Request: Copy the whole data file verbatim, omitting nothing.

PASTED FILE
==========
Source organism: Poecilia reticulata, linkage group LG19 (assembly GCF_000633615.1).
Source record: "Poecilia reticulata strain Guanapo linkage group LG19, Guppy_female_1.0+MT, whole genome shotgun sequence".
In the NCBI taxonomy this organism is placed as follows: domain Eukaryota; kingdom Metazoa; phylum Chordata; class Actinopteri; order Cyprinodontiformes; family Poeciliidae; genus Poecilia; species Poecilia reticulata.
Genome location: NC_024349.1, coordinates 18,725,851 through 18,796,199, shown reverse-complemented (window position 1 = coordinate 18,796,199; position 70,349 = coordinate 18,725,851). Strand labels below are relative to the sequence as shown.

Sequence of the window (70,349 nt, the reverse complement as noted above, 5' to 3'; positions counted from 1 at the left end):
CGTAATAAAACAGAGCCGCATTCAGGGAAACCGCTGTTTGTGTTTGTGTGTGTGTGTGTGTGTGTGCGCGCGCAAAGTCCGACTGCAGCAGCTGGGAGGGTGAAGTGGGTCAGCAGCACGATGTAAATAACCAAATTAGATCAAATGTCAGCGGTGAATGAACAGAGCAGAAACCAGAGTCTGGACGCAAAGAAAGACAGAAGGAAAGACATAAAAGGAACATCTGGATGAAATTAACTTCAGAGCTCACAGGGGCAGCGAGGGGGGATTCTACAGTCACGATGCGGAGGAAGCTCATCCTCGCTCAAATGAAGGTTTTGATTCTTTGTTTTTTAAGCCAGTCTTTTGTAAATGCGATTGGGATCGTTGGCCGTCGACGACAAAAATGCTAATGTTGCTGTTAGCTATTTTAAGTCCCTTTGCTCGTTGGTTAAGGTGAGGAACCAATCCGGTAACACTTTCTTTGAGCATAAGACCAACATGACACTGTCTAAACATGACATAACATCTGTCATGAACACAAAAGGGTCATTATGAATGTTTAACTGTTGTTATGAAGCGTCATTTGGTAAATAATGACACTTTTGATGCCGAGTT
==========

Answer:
Source organism: Poecilia reticulata, linkage group LG19 (assembly GCF_000633615.1).
Source record: "Poecilia reticulata strain Guanapo linkage group LG19, Guppy_female_1.0+MT, whole genome shotgun sequence".
In the NCBI taxonomy this organism is placed as follows: domain Eukaryota; kingdom Metazoa; phylum Chordata; class Actinopteri; order Cyprinodontiformes; family Poeciliidae; genus Poecilia; species Poecilia reticulata.
Genome location: NC_024349.1, coordinates 18,725,851 through 18,796,199, shown reverse-complemented (window position 1 = coordinate 18,796,199; position 70,349 = coordinate 18,725,851). Strand labels below are relative to the sequence as shown.

Sequence of the window (70,349 nt, the reverse complement as noted above, 5' to 3'; positions counted from 1 at the left end):
CGTAATAAAACAGAGCCGCATTCAGGGAAACCGCTGTTTGTGTTTGTGTGTGTGTGTGTGTGTGTGCGCGCGCAAAGTCCGACTGCAGCAGCTGGGAGGGTGAAGTGGGTCAGCAGCACGATGTAAATAACCAAATTAGATCAAATGTCAGCGGTGAATGAACAGAGCAGAAACCAGAGTCTGGACGCAAAGAAAGACAGAAGGAAAGACATAAAAGGAACATCTGGATGAAATTAACTTCAGAGCTCACAGGGGCAGCGAGGGGGGATTCTACAGTCACGATGCGGAGGAAGCTCATCCTCGCTCAAATGAAGGTTTTGATTCTTTGTTTTTTAAGCCAGTCTTTTGTAAATGCGATTGGGATCGTTGGCCGTCGACGACAAAAATGCTAATGTTGCTGTTAGCTATTTTAAGTCCCTTTGCTCGTTGGTTAAGGTGAGGAACCAATCCGGTAACACTTTCTTTGAGCATAAGACCAACATGACACTGTCTAAACATGACATAACATCTGTCATGAACACAAAAGGGTCATTATGAATGTTTAACTGTTGTTATGAAGCGTCATTTGGTAAATAATGACACTTTTGATGCCGAGTT